Ultimately, the investigation resulted in Employee X and Employee Y each pleading guilty to unauthorised access to restricted data contrary to section 478.1(1) of the Criminal Code (Cth), with a subsequent corruption finding against Employee X also being made by ACLEI.

In making these findings, the ACLEI noted that this ‘demonstrates that education and awareness is not sufficient to prevent corruption; and that it must also be partnered with appropriate oversight and audit controls’.

Operation Starburst

Operation Starburst concerned allegations that a Home Affairs employee, ‘Officer T’, exploited their position as Visa Decision Maker to allow an associate to obtain two Australian visas, and that they accessed the relevant Home Affairs Systems through their employment without business need or prior authorisation.

The Acting Integrity Commissioner ultimately made three corruption findings in relation to Officer T, consisting of:

  • two corruption findings, pursuant to section 6(1)(a) of the Law Enforcement Integrity Commissioner Act 2006 (Cth), relating to abuse of office, on the basis that they used their knowledge and position as a Visa Decision Maker to assist their contact in obtaining two Australian visas; and
  • a corruption finding, pursuant to section 6(1)(c) of the Law Enforcement Integrity Commissioner Act 2006 (Cth), relating to corruption of any other kind, on the basis that they had improperly accessed the Home Affairs systems to obtain information to benefit their associate.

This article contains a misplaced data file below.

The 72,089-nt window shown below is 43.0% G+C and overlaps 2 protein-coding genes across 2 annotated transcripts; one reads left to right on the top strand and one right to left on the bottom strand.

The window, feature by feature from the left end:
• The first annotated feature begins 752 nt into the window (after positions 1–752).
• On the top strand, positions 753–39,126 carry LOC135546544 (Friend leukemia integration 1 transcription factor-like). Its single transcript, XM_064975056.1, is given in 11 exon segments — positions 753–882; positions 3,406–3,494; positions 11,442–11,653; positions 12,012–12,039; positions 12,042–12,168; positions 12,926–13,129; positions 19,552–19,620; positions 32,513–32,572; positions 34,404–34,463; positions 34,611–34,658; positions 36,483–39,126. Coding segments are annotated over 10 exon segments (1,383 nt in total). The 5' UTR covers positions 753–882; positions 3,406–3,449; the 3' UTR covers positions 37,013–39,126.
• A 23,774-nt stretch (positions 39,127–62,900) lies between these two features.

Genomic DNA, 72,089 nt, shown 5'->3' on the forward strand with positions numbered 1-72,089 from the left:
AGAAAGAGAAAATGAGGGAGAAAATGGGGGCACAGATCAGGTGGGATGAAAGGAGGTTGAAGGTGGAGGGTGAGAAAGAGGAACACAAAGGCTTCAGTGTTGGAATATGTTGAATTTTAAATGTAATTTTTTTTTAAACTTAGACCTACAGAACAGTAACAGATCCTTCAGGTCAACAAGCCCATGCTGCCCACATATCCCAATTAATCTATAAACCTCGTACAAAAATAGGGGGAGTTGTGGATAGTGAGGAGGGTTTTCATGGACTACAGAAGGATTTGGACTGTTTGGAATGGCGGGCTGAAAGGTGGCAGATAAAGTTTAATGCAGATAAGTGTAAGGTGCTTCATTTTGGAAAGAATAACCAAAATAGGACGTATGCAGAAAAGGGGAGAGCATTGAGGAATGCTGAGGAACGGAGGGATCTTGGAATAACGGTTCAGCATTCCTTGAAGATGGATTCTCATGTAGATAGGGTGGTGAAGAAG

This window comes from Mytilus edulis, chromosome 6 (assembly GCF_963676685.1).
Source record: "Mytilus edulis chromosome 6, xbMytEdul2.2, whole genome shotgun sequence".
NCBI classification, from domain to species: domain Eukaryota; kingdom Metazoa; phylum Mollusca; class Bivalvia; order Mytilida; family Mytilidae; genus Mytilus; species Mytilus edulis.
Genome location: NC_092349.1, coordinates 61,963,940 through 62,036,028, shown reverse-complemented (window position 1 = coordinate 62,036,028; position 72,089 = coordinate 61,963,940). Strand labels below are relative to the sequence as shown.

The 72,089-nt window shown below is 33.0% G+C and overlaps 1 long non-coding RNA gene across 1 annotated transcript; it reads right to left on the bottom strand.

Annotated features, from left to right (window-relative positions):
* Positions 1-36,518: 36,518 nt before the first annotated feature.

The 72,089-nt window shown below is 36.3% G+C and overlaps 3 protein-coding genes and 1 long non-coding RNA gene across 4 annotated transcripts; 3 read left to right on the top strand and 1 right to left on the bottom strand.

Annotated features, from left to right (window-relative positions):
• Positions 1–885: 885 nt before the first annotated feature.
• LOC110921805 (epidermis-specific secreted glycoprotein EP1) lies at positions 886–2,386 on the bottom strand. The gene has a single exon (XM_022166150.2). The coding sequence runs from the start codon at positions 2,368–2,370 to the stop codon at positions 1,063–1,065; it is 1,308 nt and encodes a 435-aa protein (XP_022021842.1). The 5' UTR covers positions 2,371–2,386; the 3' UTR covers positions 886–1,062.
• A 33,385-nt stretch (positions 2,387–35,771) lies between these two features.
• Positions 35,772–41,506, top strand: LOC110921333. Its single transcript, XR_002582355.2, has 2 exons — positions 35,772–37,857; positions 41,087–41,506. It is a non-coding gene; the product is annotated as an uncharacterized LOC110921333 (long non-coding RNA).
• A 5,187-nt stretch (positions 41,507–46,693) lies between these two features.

The investigation also resulted in prosecution, in which Officer T plead guilty to two counts of abuse of public office, contrary to section 142.2(1) of the Criminal Code, and ten counts of unauthorised access to Commonwealth data, contrary to section 478.1(1) of the Criminal Code.

The full investigation report by the can be found here.

Operation Kent

Operation Kent concerned allegations of corrupt conduct by an Australian Border Force (ABF) staff member, ‘Officer Y’. Officer Y was alleged to have used their access to relevant Home Affairs systems, and knowledge as a staff member of ABF and Home Affairs to assist in the approval of fraudulent visas.

The investigation ultimately found that there was no evidence:

  • to support the allegations that Officer Y approved fraudulent visas to friends, family, or other associates living overseas
  • of any telephone contact between Officer Y and visa applicants
  • to refute Officer Y’s explanation that he had been provided with cash by friends, family, and business associates who had brought cash with them from India
  • to support the allegation that Officer Y used a separate ‘burner phone’
  • that Officer Y received any financial benefit stemming from visa applications
  • that Officer Y had misused the Home Affairs databases
  • that Officer Y had provided information to any other parties.

OECD Convention on Combatting Bribery Foreign Public Officials in International Business Transactions

Australia is a party to the OECD convention on Combatting Bribery Foreign Public Officials in International Business Transactions. The Convention itself establishes an open-ended, peer-driven monitoring mechanism to ensure the thorough implementation of the international obligations that countries have taken on under the Convention, including in relation to bribery.

In December 2022 Australia submitted an update to the OECD Working Group on Bribery with a peer evaluation report published on 9 January 2023. Actions taken by Australia and detailed in the report include: